In 1915, there was a debate over whether girls wearing gym clothes like these should be allowed to play baseball in public parks. As I wrote in a long-ago post,

“The San Francisco Chronicle runs an article every Sunday called The Wayback Machine,  by Johnny Miller, who goes through ‘the archives of 25, 50, 75, and 100 years ago to bring us glimpses of the past.’ On January 4, 2015, he found this article from January 8, 1915, heralding the end of the bloomer ban:

“As far as the Park Commissioner is concerned, ‘the bloomer girls will be allowed to play ball in Golden Gate Park, notwithstanding Mrs. Grundy to the contrary. For some time these young misses have been an attraction on the park diamonds where they could be depended upon to put on a stirring game. And then Mrs. Grundy appeared on the scene and the games ceased. But now they will resume for the park Commission sees no harm in young girls, attired in their gymnasium suits, disporting on the park greens.”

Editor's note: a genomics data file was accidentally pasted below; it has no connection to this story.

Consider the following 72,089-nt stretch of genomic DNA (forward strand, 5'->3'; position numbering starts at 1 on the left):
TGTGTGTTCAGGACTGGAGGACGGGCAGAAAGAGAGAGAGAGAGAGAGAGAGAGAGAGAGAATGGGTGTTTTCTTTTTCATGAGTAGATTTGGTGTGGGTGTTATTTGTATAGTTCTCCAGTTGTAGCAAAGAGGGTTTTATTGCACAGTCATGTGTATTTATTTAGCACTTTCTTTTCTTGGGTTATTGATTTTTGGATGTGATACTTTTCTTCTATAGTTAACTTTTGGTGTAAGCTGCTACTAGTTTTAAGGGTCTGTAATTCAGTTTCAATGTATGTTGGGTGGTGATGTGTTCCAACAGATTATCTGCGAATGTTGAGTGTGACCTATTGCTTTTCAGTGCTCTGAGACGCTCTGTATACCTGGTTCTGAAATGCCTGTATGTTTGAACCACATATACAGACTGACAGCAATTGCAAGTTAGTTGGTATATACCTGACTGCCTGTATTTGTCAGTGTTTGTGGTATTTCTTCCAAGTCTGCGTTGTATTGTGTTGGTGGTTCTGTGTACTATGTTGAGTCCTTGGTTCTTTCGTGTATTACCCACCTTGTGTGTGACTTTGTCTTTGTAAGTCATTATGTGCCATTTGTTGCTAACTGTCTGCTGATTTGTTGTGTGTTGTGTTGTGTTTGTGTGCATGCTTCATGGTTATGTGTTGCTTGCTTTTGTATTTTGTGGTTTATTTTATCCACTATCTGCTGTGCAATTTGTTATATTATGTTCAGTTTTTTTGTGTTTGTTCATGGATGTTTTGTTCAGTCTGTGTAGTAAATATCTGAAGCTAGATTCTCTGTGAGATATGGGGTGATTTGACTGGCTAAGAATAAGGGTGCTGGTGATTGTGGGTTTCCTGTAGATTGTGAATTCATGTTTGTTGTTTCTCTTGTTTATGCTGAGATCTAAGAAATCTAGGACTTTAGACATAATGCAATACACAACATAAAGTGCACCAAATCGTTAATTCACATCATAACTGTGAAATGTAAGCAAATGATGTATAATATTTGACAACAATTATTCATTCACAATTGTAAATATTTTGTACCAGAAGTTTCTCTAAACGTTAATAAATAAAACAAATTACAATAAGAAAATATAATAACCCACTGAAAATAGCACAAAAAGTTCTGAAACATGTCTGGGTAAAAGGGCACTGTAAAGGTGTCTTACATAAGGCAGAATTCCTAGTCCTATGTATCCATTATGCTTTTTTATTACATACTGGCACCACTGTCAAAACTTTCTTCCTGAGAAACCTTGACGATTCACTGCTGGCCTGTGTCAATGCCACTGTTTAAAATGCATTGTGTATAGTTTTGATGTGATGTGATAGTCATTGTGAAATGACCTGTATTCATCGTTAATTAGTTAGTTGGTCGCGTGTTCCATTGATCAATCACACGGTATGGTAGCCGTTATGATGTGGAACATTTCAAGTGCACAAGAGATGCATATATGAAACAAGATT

When I first shared this article from the Chronicle, I wrote, “A less sexually provocative outfit would be hard to imagine. Perhaps the fact that the female baseball players’ stocking-clad legs were visible was the reason “Mrs. Grundy” objected to games in Golden Gate Park in 1915.”

Imagine Mrs. Grundy’s reaction to 21st century gymnastic costumes!

 

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Filed under 1900s to 1920s, 1910s and WW I era, Children's Vintage styles, Sportswear, Uniforms and Work Clothes, vintage photographs, Women in Trousers, World War I

Clothes for Active Sports, July 1926

Summer sports clothes for men and women, Delineator, July 1926.

Alternate views of Butterick patterns for golfers, July 1926. Knickers 4147 and 3496. The girl in a pleated skirt has a boyish shingle haircut.

Golf, tennis, swimming, riding, hiking, camping: there were Butterick patterns for most summer sports. A two-page layout in Delineator from July, 1926, gives an idea of what to wear and how to accessorize it.